There is an impression that petrol and diesel prices have been increasing as a consequence of tax increases.
Actually, the tax-take during much of the 1990s was far higher, rising to a peak of 86% in early 1999. In other words, for every pound spent on a litre of petrol, 86 pence went to the Chancellor.
This trend has since been reversed, and the October 2011 tax-take was 60% for petrol and 58% for diesel.
I think we need to be clear what changes to duty and VAT have been made under the present government.
The previous government had planned increases for October 2010 and January 2011 and those were increases which were implemented by the present government under plans inherited from the last Labour government.
A VAT increase from 17.5% to 20% on 2 January 2011.
In the 2011 budget, George Osborne announced he would abolish the fuel duty escalator and instead cut duty by one pence per litre on 23 March.
He also announced a 'fair fuel stabiliser' where duty rises in line with RPI (Retail Price Index) inflation, plus one pence per litre when they are low for a sustained period.
This cut in the rate of duty on petrol and diesel of one pence per litre would have resulted in a real cut in fuel prices if pre-tax costs of fuel had remained the same.
The problem is that petrol prices have gone up since late last year, as a consequence of rising oil prices and the weaker pound.
Higher prices since early this year have been caused by higher oil prices following the political unrest in the Middle East, and particularly the revolt in Libya.
This uncertainty on the world's fuel markets has meant that petrol prices in the UK set new records in January, February, March, April and May of this year.
The mid-May 2011 price of 136.7p for a litre of unleaded petrol is the highest cash price ever. 141.5p for a litre of diesel in May was also the highest ever but as a note from the House of Commons library states:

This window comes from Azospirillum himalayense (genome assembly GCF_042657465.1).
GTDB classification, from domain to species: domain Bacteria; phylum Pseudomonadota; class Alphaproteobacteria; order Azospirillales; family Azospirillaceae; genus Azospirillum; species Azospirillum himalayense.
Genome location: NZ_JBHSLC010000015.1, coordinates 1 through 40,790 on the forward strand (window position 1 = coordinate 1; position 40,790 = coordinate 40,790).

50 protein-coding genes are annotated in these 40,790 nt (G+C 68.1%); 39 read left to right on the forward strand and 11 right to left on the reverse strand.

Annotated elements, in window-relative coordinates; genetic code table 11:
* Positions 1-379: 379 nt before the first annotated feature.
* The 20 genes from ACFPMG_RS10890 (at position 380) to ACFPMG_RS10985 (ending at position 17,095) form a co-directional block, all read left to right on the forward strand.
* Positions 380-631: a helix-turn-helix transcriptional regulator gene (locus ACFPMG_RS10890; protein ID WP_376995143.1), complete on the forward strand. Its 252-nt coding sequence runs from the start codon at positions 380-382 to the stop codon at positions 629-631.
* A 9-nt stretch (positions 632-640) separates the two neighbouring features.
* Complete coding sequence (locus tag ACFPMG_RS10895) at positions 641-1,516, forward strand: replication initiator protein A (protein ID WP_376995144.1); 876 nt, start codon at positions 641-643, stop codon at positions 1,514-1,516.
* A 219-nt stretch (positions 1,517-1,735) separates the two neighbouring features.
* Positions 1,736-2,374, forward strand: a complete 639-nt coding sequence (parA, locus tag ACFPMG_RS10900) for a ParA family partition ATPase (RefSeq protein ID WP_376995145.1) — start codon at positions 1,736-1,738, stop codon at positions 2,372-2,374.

"it is also clear that much of the trend in pump prices was driven by changes in the pre-tax prices rather than in fuel duty."
The UK used to have the highest duty rates for petrol of any country in the European Union.
The UK has moved down this list from first to ninth place, but the UK still has the highest diesel prices in Europe.
However, a number of factors have pushed up the relative price of diesel over time - the most important of which is the long-term increase in demand for diesel and the limited refining capacity.
Diesel became more popular than petrol in 2005 and this year again has seen a further increase in diesel sales and a fall in the volume of petrol but the difficulty is that refineries in the UK are configured to meet historical patterns of demand which maximise petrol and heavy fuel duty, so the output of UK refineries doesn't match UK demand and hence the UK has to import diesel, mainly from Russia and all of this increases prices.
Put starkly, 85% of the price increase in petrol over the last year has been related to changes in pre-tax prices, i.e petrol at the pump before any tax is added.
It is true that the fuel duty escalator which operated between 1993 and 2000 automatically introduced above-inflation rises in duty. However, that escalator ended after the September 2000 fuel protests.
Although the last Labour government effectively reintroduced a slower escalator in the 2009 Budget, the first increase was staged and the present Chancellor ended this automatic link in this year's budget.
So whilst people are understandably concerned about high petrol and diesel prices, these price increases are not as a consequence of increased taxes.
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